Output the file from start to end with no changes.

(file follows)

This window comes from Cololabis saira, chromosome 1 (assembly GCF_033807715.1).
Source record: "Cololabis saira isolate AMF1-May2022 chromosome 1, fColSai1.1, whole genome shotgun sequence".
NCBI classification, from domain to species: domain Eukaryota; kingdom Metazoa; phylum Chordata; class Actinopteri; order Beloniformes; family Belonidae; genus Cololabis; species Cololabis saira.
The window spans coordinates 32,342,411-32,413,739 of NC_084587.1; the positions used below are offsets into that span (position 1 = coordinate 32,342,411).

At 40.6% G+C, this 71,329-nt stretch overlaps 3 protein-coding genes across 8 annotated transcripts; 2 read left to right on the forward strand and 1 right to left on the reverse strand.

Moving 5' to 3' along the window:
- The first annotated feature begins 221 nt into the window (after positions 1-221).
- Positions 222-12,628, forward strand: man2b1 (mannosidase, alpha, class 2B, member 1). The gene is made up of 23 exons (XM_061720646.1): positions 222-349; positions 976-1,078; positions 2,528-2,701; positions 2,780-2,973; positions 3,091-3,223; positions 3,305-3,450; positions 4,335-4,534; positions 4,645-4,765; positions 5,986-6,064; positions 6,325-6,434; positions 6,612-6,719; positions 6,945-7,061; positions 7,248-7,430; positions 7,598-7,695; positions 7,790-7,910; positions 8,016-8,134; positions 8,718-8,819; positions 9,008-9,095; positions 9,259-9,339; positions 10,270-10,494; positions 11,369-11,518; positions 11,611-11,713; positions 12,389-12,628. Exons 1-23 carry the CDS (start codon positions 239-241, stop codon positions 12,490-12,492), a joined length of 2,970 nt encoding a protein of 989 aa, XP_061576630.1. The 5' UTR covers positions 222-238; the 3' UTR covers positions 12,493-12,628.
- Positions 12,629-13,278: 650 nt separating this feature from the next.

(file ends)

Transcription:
This window comes from Cololabis saira, chromosome 1 (assembly GCF_033807715.1).
Source record: "Cololabis saira isolate AMF1-May2022 chromosome 1, fColSai1.1, whole genome shotgun sequence".
NCBI classification, from domain to species: domain Eukaryota; kingdom Metazoa; phylum Chordata; class Actinopteri; order Beloniformes; family Belonidae; genus Cololabis; species Cololabis saira.
The window spans coordinates 32,342,411-32,413,739 of NC_084587.1; the positions used below are offsets into that span (position 1 = coordinate 32,342,411).

At 40.6% G+C, this 71,329-nt stretch overlaps 3 protein-coding genes across 8 annotated transcripts; 2 read left to right on the forward strand and 1 right to left on the reverse strand.

Moving 5' to 3' along the window:
- The first annotated feature begins 221 nt into the window (after positions 1-221).
- Positions 222-12,628, forward strand: man2b1 (mannosidase, alpha, class 2B, member 1). The gene is made up of 23 exons (XM_061720646.1): positions 222-349; positions 976-1,078; positions 2,528-2,701; positions 2,780-2,973; positions 3,091-3,223; positions 3,305-3,450; positions 4,335-4,534; positions 4,645-4,765; positions 5,986-6,064; positions 6,325-6,434; positions 6,612-6,719; positions 6,945-7,061; positions 7,248-7,430; positions 7,598-7,695; positions 7,790-7,910; positions 8,016-8,134; positions 8,718-8,819; positions 9,008-9,095; positions 9,259-9,339; positions 10,270-10,494; positions 11,369-11,518; positions 11,611-11,713; positions 12,389-12,628. Exons 1-23 carry the CDS (start codon positions 239-241, stop codon positions 12,490-12,492), a joined length of 2,970 nt encoding a protein of 989 aa, XP_061576630.1. The 5' UTR covers positions 222-238; the 3' UTR covers positions 12,493-12,628.
- Positions 12,629-13,278: 650 nt separating this feature from the next.